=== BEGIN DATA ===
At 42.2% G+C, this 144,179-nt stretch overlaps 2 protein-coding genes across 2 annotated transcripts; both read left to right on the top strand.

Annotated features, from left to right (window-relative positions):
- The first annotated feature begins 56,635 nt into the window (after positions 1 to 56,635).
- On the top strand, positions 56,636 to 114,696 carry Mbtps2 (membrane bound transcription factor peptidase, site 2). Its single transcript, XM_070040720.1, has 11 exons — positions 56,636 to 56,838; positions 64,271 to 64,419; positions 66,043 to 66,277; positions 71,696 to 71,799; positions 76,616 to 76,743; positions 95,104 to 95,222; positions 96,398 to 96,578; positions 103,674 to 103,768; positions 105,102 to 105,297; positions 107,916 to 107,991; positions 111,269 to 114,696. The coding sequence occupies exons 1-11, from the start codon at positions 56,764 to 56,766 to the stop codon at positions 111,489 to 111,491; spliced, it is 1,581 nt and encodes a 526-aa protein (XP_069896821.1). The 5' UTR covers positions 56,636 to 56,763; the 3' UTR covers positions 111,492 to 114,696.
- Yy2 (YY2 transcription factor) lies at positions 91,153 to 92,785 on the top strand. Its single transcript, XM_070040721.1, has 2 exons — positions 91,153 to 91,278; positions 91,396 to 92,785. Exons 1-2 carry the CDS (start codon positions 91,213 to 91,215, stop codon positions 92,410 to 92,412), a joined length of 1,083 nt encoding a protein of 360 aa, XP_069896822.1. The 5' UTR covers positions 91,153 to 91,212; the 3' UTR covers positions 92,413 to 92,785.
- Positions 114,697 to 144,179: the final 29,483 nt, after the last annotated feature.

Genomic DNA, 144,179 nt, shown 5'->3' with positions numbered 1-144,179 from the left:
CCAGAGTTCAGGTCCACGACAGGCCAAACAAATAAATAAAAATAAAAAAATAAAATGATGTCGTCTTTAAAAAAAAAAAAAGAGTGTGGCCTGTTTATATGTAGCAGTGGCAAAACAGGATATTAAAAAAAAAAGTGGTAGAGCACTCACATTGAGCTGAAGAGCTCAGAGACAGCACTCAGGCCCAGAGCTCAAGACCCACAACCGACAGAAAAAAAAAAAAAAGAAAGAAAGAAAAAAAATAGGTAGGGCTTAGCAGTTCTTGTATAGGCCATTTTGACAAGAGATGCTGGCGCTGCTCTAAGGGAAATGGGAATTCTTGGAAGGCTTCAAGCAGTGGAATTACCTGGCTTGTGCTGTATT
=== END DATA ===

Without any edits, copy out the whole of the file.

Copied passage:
At 42.2% G+C, this 144,179-nt stretch overlaps 2 protein-coding genes across 2 annotated transcripts; both read left to right on the top strand.

Annotated features, from left to right (window-relative positions):
- The first annotated feature begins 56,635 nt into the window (after positions 1 to 56,635).
- On the top strand, positions 56,636 to 114,696 carry Mbtps2 (membrane bound transcription factor peptidase, site 2). Its single transcript, XM_070040720.1, has 11 exons — positions 56,636 to 56,838; positions 64,271 to 64,419; positions 66,043 to 66,277; positions 71,696 to 71,799; positions 76,616 to 76,743; positions 95,104 to 95,222; positions 96,398 to 96,578; positions 103,674 to 103,768; positions 105,102 to 105,297; positions 107,916 to 107,991; positions 111,269 to 114,696. The coding sequence occupies exons 1-11, from the start codon at positions 56,764 to 56,766 to the stop codon at positions 111,489 to 111,491; spliced, it is 1,581 nt and encodes a 526-aa protein (XP_069896821.1). The 5' UTR covers positions 56,636 to 56,763; the 3' UTR covers positions 111,492 to 114,696.
- Yy2 (YY2 transcription factor) lies at positions 91,153 to 92,785 on the top strand. Its single transcript, XM_070040721.1, has 2 exons — positions 91,153 to 91,278; positions 91,396 to 92,785. Exons 1-2 carry the CDS (start codon positions 91,213 to 91,215, stop codon positions 92,410 to 92,412), a joined length of 1,083 nt encoding a protein of 360 aa, XP_069896822.1. The 5' UTR covers positions 91,153 to 91,212; the 3' UTR covers positions 92,413 to 92,785.
- Positions 114,697 to 144,179: the final 29,483 nt, after the last annotated feature.

Genomic DNA, 144,179 nt, shown 5'->3' with positions numbered 1-144,179 from the left:
CCAGAGTTCAGGTCCACGACAGGCCAAACAAATAAATAAAAATAAAAAAATAAAATGATGTCGTCTTTAAAAAAAAAAAAAGAGTGTGGCCTGTTTATATGTAGCAGTGGCAAAACAGGATATTAAAAAAAAAAGTGGTAGAGCACTCACATTGAGCTGAAGAGCTCAGAGACAGCACTCAGGCCCAGAGCTCAAGACCCACAACCGACAGAAAAAAAAAAAAAAGAAAGAAAGAAAAAAAATAGGTAGGGCTTAGCAGTTCTTGTATAGGCCATTTTGACAAGAGATGCTGGCGCTGCTCTAAGGGAAATGGGAATTCTTGGAAGGCTTCAAGCAGTGGAATTACCTGGCTTGTGCTGTATT